A somewhat of a documentation of hidden formulas [Added mechanics of nested buttons]

Deep modification of control objects [Back to index]
Disclaimer: deep modification is extremely unstable. Make sure you implemented all fail-safe procedures and created a backup of your document before using it.

Note that all information in this post has been gathered by analyzing source code, deduction and trial-and-error. This means it is highly probable that some parts are inaccurate or just simply wrong.

Format of control objects
Each control object is actually a standard object with a few special flags. However, whenever you reference a “button”, “select” or any other control column, the result isn’t the whole object, but only it’s value property.
Hidden formulas (such as Button()) allow you to insert the full object, so it renders properly in other columns.
By putting such an object inside of a _Merge() function, you can convert it from a control object into a normal object and view its structure.
And by adding +"" to the formula, it converts into pure json.

(Result has been formatted using json beautifier)

You can convert json string back into an object using ParseJSON(). However, this formula converts the output into a standard object, and not a control object. This means that instead of rendering the button, it will display its inner structure.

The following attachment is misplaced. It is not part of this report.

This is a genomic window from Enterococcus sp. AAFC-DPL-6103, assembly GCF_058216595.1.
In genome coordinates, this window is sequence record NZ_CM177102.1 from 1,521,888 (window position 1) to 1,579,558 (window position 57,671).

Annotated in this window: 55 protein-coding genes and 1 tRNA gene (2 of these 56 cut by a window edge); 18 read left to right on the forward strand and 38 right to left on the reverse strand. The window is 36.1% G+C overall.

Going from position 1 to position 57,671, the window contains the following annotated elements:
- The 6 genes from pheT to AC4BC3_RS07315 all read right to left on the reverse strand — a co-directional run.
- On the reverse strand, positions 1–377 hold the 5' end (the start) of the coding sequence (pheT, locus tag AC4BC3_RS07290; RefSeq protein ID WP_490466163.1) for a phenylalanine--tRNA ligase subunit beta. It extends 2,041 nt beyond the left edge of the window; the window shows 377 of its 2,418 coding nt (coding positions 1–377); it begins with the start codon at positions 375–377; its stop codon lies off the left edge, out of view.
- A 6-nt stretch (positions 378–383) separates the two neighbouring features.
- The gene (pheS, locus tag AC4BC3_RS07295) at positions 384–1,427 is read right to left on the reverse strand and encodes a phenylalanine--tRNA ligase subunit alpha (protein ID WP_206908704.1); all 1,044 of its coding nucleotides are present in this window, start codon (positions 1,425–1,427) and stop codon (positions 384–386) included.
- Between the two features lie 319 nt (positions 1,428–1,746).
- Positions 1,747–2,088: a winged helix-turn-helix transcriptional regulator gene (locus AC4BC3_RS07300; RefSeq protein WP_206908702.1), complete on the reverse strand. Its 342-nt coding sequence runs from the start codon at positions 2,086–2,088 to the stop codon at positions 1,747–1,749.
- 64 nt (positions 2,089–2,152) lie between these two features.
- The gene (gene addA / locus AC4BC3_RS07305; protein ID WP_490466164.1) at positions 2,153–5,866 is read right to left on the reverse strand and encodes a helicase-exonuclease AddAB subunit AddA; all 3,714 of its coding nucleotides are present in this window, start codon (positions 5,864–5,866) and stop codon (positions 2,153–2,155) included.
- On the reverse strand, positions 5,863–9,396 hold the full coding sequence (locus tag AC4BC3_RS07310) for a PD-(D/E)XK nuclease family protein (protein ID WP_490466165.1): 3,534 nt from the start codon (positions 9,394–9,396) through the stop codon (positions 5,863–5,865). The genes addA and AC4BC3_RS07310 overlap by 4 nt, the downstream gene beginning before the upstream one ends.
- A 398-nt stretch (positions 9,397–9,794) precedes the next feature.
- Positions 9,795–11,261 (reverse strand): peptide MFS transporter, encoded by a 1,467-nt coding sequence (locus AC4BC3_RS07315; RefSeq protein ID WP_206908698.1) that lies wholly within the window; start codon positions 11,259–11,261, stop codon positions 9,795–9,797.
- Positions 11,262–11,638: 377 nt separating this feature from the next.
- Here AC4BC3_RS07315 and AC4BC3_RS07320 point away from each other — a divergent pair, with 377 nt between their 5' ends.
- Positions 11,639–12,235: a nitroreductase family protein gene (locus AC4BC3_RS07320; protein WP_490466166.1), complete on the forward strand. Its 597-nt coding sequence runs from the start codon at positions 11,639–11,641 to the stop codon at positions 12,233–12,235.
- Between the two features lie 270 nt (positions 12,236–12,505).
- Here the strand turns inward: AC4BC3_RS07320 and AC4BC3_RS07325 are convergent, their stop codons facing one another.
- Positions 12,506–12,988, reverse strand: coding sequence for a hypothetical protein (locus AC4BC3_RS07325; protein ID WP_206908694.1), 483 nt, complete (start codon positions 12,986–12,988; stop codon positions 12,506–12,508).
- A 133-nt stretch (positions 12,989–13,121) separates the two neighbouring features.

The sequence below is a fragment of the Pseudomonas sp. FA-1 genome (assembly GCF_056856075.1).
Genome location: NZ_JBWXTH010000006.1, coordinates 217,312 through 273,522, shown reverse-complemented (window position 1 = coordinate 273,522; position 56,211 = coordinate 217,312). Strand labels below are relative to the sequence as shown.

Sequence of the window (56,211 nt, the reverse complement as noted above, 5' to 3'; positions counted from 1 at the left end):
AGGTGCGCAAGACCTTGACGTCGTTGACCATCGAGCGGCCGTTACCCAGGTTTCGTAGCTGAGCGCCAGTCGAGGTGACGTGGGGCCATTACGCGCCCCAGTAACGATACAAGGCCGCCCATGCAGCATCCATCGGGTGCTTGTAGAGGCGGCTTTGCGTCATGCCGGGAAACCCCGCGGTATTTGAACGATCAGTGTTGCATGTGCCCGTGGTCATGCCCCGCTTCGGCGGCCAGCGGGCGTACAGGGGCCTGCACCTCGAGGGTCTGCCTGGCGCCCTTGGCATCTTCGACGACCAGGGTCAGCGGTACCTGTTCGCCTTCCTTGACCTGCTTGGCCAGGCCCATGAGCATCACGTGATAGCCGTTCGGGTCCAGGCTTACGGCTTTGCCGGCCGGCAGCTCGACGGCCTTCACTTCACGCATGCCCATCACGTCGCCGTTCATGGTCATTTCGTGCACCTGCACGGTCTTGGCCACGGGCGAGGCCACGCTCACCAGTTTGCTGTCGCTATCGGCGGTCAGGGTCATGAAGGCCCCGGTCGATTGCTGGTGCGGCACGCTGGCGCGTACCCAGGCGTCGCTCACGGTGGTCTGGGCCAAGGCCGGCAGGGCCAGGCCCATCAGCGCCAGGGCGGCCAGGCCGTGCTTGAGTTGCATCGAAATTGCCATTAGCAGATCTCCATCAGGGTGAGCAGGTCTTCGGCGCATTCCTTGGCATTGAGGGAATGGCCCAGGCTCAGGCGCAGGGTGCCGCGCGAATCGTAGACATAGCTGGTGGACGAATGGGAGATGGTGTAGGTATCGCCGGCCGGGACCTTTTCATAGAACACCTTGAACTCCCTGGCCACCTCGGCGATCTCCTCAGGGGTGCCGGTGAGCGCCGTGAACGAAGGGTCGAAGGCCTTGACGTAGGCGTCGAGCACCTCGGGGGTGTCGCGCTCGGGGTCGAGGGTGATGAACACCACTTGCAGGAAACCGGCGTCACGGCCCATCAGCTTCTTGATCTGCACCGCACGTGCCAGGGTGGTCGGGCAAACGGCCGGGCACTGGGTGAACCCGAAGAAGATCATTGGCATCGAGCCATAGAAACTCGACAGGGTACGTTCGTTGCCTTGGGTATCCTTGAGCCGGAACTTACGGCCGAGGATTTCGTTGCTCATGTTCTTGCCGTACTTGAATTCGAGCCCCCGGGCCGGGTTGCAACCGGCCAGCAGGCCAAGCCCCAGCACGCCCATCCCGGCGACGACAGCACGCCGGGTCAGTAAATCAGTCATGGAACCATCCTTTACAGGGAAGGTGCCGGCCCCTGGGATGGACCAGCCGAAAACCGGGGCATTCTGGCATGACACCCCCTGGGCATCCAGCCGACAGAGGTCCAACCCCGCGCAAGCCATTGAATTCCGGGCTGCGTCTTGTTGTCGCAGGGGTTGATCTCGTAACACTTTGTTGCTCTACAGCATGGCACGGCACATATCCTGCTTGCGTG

In order to display it properly you need to wrap it with any kind of property. This works because a preview of an object is its first property and control objects inside of a standard object aren’t flagged to display as structure.
The resulting formula looks like this:
And, in case of a button, creates a functioning control.
There are however some differences because this isn’t a control object, but rather a standard object containing a control object.
The most notable is the box that displays on hover.
This can be easily fixed by putting the control into a button label.
Since nested buttons are no longer supported there is currently no way (that I know of) to hide this on-hover box.

Why would you need that?
Everything above results in a slightly worse version of a the same button.
However, in the process we gain access to the pure json string which we can then modify.
By adding a string as a second argument for the _Merge() function you can change different properties of the resulting control object.

Example usage: dynamic buttons
This can be used to change button formula without the need to create a button column for each button.
In addition to leaving less clutter and being less tedious, this allows to dynamically modify amount of buttons in any formula.

Button action is saved as an array of actions in properties --> actionValues.
Adding ParseJSON('{"properties": {"actionValues":"_7_"}}') as a second parameter in _Merge overwrites that value with a _7_. Now you can use Substitute to replace it with "[" + _Merge(Action) + "]". (Don’t forget about adding the [], your doc will crash without them)

You have to use substitute instead of putting your action directly into the _Merge function, for unknown reasons putting it directly won’t work.

The formula should look something like this:

You can even put it in a loop and make every button do something different.
Here you have an example how to implement that:

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